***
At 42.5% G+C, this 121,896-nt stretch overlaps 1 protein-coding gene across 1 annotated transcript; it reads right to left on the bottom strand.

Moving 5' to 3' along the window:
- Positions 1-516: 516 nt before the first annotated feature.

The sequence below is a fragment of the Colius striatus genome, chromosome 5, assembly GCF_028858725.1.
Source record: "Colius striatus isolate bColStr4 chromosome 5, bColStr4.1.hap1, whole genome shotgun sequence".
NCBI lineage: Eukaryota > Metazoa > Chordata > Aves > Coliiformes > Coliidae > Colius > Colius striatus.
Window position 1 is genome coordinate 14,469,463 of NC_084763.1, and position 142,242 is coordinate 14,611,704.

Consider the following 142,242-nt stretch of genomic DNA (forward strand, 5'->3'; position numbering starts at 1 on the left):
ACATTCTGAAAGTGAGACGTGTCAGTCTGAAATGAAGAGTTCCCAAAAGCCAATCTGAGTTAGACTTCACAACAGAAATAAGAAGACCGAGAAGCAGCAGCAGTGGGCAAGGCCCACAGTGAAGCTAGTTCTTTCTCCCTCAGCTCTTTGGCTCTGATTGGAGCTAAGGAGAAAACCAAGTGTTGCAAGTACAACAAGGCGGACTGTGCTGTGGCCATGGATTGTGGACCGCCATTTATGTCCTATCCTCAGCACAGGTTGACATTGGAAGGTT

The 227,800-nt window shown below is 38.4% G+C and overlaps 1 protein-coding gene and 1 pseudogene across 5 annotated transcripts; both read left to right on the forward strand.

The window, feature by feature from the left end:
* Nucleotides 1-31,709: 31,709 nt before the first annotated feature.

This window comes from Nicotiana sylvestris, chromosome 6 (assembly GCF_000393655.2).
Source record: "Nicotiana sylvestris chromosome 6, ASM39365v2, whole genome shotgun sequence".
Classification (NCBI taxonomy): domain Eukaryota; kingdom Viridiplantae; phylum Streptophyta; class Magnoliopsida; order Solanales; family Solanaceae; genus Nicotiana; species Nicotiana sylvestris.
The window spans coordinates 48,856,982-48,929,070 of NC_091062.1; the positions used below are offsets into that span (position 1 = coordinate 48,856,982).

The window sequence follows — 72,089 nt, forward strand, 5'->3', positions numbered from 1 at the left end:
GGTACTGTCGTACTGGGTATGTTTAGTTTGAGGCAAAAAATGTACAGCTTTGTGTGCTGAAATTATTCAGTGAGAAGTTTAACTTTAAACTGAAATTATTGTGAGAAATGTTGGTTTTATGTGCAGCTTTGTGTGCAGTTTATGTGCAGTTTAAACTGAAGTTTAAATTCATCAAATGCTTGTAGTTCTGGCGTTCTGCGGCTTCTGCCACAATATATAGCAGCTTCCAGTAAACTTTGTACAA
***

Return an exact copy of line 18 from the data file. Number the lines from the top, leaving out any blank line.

GGTACTGTCGTACTGGGTATGTTTAGTTTGAGGCAAAAAATGTACAGCTTTGTGTGCTGAAATTATTCAGTGAGAAGTTTAACTTTAAACTGAAATTATTGTGAGAAATGTTGGTTTTATGTGCAGCTTTGTGTGCAGTTTATGTGCAGTTTAAACTGAAGTTTAAATTCATCAAATGCTTGTAGTTCTGGCGTTCTGCGGCTTCTGCCACAATATATAGCAGCTTCCAGTAAACTTTGTACAA